THE SWEENEY-PENN HOUSE, 910 Magnolia Street

Fisher Park Walking Tour

THE SWEENEY-PENN HOUSE, 910 Magnolia Street

Greensboro, North Carolina 27401, United States

Created By: Preservation Greensboro

Point of Interest Details

The Sweeney-Penn House was constructed around 1917, possible as a speculative house by Guilford Realty. The first occupants appears to have been Madge and Roy Sweeney, who owned the home only 18 months before selling it to Sue and John Thomas Penn, likely as an income property. Roy Sweeney was a traveling salesman and Thomas Penn was a tobacco leaf dealer before taking a job in 1917 as Vice President of Southern Atlantic Lumber Company, a wholesaler of North Carolina Pine and Oak with offices in both Greensboro and New York City. In 1921 the home was purchased by Emily and Charles McIver, the eldest son of UNCG founder of the same name.

The house was made available for purchase after an extended period of vacancy. After the City of Greensboro placed a Demolition Order on the house in 2009, Preservation Greensboro Development Fund assisted in the preservation of the house by providing legal work and identifying a buyer to restore the house with a period appropriate improvements such as a new kitchen and baths. The property was sold with a preservation easement attached to the deed that provides a dialog between future property owners of the Sweeney-Penn House and Preservation Greensboro to ensure that the house and its charming features are returned to good condition and remain for future generations to enjoy.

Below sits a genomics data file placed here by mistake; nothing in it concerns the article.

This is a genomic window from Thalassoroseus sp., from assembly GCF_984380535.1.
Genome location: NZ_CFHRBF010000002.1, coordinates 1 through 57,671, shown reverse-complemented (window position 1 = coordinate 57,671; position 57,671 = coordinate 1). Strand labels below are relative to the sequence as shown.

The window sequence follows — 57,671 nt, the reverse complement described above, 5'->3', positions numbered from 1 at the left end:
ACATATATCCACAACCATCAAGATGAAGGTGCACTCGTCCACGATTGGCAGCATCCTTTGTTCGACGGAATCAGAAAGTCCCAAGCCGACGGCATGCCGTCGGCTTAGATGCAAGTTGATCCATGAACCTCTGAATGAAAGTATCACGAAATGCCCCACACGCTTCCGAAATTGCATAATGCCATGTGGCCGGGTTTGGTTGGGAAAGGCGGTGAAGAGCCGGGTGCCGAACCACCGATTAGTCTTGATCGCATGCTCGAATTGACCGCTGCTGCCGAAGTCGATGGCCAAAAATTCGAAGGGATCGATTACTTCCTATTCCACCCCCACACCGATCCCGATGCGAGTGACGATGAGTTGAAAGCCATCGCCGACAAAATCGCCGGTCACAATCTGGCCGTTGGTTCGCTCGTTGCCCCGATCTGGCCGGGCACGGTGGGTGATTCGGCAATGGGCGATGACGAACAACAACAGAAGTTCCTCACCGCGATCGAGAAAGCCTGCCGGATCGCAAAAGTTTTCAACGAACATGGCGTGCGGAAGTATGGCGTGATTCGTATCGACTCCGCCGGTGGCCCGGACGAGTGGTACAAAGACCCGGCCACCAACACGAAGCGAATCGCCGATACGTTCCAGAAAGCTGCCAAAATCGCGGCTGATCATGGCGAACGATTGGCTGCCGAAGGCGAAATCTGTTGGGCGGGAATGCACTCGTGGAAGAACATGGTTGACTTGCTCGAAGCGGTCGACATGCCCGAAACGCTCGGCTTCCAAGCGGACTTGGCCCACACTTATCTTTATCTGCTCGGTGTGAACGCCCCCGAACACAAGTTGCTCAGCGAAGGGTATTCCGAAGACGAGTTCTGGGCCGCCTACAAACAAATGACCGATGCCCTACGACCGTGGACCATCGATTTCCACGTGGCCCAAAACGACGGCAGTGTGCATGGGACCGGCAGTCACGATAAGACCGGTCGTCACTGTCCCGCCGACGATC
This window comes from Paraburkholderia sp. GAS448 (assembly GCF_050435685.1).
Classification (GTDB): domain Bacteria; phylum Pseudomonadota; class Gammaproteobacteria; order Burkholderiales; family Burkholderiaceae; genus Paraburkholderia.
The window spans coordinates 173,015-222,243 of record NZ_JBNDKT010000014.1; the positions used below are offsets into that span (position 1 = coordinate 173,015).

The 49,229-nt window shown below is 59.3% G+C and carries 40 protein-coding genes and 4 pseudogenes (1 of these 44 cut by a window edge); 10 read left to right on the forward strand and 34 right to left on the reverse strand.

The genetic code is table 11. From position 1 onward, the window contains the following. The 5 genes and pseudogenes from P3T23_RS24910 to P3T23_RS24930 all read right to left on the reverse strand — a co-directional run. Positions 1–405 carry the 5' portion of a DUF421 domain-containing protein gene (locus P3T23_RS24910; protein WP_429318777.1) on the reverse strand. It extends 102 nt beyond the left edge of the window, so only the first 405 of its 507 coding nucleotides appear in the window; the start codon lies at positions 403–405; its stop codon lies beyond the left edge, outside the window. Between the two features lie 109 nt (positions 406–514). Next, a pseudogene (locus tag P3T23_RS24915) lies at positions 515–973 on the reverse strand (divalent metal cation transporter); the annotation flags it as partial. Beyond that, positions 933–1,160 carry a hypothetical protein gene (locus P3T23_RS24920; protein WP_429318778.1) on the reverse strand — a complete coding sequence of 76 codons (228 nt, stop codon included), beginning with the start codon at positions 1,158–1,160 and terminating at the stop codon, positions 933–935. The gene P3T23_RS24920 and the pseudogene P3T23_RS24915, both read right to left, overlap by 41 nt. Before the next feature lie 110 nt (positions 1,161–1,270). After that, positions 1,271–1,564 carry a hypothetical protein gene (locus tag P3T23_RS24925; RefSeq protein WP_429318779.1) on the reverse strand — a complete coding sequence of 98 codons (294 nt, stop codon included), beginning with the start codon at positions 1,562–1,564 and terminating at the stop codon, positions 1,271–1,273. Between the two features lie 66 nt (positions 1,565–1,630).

Today, the refurbished home is among the best examples of Craftsman architecture in Greensboro. The original form of the Bungalow came from one story buildings surrounded by verandahs built in India in the 19th century to serve as accommodation for travelers known as "dak bungalows." This Eastern influence can be seen in the Sweeney-Penn House, with the exposed wood gable trusses, the low and horizontal lines of the home, and the wide projecting eaves and overhanging gables with exposed rafters. Other details are typical to the style, including the wide open front porch with heavy timber porch columns atop masonry piers.

This property was listed as part of the Fisher Park National Register Historic District on 29 October 1991 and its restoration won an award from Preservation Greensboro in 2012.

This point of interest is part of the tour: Fisher Park Walking Tour


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